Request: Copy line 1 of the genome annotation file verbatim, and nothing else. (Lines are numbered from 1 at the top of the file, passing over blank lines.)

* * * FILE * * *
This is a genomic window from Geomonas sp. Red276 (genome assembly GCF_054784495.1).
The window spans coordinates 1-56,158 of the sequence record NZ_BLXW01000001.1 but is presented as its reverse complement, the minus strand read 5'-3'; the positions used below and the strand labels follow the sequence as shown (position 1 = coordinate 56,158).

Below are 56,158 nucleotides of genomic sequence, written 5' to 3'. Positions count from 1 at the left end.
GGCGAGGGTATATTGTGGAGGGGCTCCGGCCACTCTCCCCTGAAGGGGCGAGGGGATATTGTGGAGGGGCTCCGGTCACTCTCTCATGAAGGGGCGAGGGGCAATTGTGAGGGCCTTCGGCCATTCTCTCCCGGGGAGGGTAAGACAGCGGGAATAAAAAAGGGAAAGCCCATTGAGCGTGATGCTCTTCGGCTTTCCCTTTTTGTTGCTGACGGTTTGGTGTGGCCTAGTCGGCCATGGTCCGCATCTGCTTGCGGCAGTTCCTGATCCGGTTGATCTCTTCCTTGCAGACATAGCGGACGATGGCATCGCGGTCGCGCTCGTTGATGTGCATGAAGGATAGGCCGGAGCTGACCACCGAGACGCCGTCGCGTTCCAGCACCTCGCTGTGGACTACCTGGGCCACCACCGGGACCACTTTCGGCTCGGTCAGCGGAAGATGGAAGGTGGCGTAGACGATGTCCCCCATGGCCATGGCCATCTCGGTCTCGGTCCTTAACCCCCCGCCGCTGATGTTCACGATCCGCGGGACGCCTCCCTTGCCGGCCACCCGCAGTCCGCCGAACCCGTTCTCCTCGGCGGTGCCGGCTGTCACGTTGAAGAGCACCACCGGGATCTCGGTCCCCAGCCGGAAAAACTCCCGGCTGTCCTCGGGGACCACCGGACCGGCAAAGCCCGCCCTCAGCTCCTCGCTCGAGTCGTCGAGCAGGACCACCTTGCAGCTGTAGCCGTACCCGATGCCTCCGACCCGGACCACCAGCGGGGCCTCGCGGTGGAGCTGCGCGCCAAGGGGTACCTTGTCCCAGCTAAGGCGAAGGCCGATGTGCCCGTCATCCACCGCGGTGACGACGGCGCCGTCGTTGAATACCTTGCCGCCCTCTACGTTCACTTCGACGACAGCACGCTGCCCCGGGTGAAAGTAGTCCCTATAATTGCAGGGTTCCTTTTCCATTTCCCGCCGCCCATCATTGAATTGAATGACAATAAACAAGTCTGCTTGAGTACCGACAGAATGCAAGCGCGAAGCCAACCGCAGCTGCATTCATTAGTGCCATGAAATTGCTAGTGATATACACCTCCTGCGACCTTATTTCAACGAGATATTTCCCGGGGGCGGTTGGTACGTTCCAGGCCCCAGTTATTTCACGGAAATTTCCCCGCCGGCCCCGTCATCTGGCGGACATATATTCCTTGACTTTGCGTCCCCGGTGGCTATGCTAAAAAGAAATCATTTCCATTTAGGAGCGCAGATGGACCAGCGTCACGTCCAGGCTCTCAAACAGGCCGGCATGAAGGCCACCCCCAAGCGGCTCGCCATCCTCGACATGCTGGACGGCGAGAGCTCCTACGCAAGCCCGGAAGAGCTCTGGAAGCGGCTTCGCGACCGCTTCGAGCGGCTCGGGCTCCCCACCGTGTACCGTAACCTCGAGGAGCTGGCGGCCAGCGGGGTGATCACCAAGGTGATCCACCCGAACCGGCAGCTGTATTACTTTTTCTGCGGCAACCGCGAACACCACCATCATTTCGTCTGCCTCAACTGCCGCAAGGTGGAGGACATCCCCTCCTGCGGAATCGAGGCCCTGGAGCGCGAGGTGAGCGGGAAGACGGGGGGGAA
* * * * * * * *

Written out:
This is a genomic window from Geomonas sp. Red276 (genome assembly GCF_054784495.1).